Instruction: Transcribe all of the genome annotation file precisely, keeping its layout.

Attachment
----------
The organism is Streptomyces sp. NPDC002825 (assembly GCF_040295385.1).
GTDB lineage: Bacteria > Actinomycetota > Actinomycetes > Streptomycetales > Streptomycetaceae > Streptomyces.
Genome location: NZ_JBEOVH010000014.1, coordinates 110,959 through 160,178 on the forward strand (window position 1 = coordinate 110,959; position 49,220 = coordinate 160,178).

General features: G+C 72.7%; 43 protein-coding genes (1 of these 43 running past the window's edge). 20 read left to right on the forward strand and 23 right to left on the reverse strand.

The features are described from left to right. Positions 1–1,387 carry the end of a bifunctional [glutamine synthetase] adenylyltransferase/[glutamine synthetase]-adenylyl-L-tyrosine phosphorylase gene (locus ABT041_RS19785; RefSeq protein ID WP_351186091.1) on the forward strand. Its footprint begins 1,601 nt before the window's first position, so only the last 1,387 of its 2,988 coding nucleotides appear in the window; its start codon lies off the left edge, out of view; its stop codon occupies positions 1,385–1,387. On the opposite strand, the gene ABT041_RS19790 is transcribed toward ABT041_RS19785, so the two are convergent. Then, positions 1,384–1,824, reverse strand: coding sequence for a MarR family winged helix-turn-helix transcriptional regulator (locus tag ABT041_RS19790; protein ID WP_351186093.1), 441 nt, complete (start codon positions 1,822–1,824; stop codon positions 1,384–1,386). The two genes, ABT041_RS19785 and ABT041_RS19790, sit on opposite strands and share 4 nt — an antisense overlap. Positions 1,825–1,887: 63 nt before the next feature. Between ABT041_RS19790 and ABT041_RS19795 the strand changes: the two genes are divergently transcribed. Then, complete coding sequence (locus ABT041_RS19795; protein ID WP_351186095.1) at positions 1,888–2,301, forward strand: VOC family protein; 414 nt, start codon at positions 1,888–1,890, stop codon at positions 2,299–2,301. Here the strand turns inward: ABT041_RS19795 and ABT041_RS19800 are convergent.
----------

The organism is Streptomyces sp. NPDC002825 (assembly GCF_040295385.1).
GTDB lineage: Bacteria > Actinomycetota > Actinomycetes > Streptomycetales > Streptomycetaceae > Streptomyces.
Genome location: NZ_JBEOVH010000014.1, coordinates 110,959 through 160,178 on the forward strand (window position 1 = coordinate 110,959; position 49,220 = coordinate 160,178).

General features: G+C 72.7%; 43 protein-coding genes (1 of these 43 running past the window's edge). 20 read left to right on the forward strand and 23 right to left on the reverse strand.

The features are described from left to right. Positions 1–1,387 carry the end of a bifunctional [glutamine synthetase] adenylyltransferase/[glutamine synthetase]-adenylyl-L-tyrosine phosphorylase gene (locus ABT041_RS19785; RefSeq protein ID WP_351186091.1) on the forward strand. Its footprint begins 1,601 nt before the window's first position, so only the last 1,387 of its 2,988 coding nucleotides appear in the window; its start codon lies off the left edge, out of view; its stop codon occupies positions 1,385–1,387. On the opposite strand, the gene ABT041_RS19790 is transcribed toward ABT041_RS19785, so the two are convergent. Then, positions 1,384–1,824, reverse strand: coding sequence for a MarR family winged helix-turn-helix transcriptional regulator (locus tag ABT041_RS19790; protein ID WP_351186093.1), 441 nt, complete (start codon positions 1,822–1,824; stop codon positions 1,384–1,386). The two genes, ABT041_RS19785 and ABT041_RS19790, sit on opposite strands and share 4 nt — an antisense overlap. Positions 1,825–1,887: 63 nt before the next feature. Between ABT041_RS19790 and ABT041_RS19795 the strand changes: the two genes are divergently transcribed. Then, complete coding sequence (locus ABT041_RS19795; protein ID WP_351186095.1) at positions 1,888–2,301, forward strand: VOC family protein; 414 nt, start codon at positions 1,888–1,890, stop codon at positions 2,299–2,301. Here the strand turns inward: ABT041_RS19795 and ABT041_RS19800 are convergent.